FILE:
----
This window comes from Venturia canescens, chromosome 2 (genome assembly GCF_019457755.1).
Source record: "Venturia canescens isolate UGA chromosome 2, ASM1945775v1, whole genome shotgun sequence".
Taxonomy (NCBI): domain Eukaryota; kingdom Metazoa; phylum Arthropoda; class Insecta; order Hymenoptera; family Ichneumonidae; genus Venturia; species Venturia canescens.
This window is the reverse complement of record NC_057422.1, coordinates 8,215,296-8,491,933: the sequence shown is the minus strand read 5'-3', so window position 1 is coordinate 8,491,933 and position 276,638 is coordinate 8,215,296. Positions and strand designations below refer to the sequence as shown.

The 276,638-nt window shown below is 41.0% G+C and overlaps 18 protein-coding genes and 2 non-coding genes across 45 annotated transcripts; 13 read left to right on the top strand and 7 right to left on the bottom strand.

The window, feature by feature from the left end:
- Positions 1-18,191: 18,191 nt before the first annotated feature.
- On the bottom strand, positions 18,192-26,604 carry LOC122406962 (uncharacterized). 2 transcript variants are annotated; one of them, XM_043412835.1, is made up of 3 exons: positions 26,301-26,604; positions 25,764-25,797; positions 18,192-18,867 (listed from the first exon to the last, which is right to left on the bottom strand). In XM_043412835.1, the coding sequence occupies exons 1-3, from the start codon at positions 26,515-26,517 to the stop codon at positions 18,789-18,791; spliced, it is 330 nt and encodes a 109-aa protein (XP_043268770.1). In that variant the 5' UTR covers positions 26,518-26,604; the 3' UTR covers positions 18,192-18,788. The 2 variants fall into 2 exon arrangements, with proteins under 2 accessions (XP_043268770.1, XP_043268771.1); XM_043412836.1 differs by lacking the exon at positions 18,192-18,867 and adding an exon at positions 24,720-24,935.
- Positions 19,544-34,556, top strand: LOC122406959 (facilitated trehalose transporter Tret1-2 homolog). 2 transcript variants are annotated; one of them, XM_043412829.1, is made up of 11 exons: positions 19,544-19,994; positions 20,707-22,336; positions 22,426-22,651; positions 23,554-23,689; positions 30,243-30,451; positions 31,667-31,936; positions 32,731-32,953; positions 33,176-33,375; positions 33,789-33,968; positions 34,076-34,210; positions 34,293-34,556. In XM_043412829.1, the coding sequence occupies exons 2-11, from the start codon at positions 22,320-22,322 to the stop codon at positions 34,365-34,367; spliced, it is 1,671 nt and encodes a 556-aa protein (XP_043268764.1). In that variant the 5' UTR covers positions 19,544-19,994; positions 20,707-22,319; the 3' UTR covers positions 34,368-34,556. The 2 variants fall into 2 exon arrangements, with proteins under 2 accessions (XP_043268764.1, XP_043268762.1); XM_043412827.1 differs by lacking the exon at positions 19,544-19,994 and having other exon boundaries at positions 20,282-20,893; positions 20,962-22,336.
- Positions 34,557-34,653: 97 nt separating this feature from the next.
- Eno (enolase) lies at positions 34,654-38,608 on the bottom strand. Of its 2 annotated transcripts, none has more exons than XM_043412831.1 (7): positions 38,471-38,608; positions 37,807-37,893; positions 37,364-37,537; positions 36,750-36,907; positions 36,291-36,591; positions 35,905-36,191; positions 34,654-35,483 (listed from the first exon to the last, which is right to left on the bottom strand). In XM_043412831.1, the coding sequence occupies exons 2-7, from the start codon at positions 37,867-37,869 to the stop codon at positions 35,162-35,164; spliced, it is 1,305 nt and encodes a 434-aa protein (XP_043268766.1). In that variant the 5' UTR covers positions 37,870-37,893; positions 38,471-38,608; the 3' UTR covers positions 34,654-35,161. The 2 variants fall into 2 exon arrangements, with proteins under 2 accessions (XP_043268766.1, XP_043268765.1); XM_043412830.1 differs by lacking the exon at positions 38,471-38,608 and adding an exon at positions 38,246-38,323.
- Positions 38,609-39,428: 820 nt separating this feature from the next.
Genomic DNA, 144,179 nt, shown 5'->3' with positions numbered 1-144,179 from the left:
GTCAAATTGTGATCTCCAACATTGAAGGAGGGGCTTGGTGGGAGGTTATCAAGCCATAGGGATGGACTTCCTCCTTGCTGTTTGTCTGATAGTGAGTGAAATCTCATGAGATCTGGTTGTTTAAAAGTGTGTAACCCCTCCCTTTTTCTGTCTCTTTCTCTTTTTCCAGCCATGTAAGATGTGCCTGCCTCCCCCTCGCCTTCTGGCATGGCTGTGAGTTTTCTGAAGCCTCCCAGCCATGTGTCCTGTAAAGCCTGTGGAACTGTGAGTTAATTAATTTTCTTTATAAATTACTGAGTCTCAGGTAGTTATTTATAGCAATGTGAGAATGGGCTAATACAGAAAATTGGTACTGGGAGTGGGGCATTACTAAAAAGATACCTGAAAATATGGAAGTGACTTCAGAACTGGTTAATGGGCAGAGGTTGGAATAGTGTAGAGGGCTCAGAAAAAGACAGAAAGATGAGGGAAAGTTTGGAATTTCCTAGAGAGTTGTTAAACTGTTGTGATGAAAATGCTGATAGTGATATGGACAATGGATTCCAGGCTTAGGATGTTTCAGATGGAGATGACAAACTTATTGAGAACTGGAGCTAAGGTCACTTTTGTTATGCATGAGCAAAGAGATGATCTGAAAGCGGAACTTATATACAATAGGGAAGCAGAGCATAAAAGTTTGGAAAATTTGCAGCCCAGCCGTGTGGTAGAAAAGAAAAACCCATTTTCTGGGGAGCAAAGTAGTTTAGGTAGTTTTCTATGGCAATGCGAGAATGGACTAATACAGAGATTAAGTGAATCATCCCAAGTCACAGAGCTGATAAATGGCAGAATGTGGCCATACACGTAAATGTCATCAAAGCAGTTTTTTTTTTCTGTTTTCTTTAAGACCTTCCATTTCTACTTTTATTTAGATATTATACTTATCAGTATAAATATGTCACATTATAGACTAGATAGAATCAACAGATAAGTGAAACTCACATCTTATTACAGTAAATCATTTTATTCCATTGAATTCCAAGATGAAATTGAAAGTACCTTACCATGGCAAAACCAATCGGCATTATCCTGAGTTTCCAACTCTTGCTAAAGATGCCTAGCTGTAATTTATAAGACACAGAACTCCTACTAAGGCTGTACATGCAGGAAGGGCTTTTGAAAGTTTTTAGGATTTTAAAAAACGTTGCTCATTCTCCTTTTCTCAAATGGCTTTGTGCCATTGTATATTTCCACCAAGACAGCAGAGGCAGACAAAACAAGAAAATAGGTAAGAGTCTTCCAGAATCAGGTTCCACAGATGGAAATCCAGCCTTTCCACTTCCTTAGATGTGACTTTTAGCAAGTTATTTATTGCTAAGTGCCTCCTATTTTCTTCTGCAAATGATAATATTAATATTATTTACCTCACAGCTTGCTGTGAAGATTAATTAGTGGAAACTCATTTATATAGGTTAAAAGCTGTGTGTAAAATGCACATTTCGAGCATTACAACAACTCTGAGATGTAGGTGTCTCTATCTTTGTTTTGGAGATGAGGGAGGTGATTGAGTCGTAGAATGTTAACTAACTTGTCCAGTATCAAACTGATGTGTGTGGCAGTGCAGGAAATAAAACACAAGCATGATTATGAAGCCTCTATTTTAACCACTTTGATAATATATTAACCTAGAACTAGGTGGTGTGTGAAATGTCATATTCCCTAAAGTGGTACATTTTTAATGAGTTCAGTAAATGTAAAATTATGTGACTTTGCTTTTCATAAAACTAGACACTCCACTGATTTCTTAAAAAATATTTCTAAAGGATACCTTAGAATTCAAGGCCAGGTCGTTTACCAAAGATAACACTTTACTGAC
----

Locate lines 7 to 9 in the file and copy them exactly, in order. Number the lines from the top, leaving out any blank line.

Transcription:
- Positions 1-18,191: 18,191 nt before the first annotated feature.
- On the bottom strand, positions 18,192-26,604 carry LOC122406962 (uncharacterized). 2 transcript variants are annotated; one of them, XM_043412835.1, is made up of 3 exons: positions 26,301-26,604; positions 25,764-25,797; positions 18,192-18,867 (listed from the first exon to the last, which is right to left on the bottom strand). In XM_043412835.1, the coding sequence occupies exons 1-3, from the start codon at positions 26,515-26,517 to the stop codon at positions 18,789-18,791; spliced, it is 330 nt and encodes a 109-aa protein (XP_043268770.1). In that variant the 5' UTR covers positions 26,518-26,604; the 3' UTR covers positions 18,192-18,788. The 2 variants fall into 2 exon arrangements, with proteins under 2 accessions (XP_043268770.1, XP_043268771.1); XM_043412836.1 differs by lacking the exon at positions 18,192-18,867 and adding an exon at positions 24,720-24,935.
- Positions 19,544-34,556, top strand: LOC122406959 (facilitated trehalose transporter Tret1-2 homolog). 2 transcript variants are annotated; one of them, XM_043412829.1, is made up of 11 exons: positions 19,544-19,994; positions 20,707-22,336; positions 22,426-22,651; positions 23,554-23,689; positions 30,243-30,451; positions 31,667-31,936; positions 32,731-32,953; positions 33,176-33,375; positions 33,789-33,968; positions 34,076-34,210; positions 34,293-34,556. In XM_043412829.1, the coding sequence occupies exons 2-11, from the start codon at positions 22,320-22,322 to the stop codon at positions 34,365-34,367; spliced, it is 1,671 nt and encodes a 556-aa protein (XP_043268764.1). In that variant the 5' UTR covers positions 19,544-19,994; positions 20,707-22,319; the 3' UTR covers positions 34,368-34,556. The 2 variants fall into 2 exon arrangements, with proteins under 2 accessions (XP_043268764.1, XP_043268762.1); XM_043412827.1 differs by lacking the exon at positions 19,544-19,994 and having other exon boundaries at positions 20,282-20,893; positions 20,962-22,336.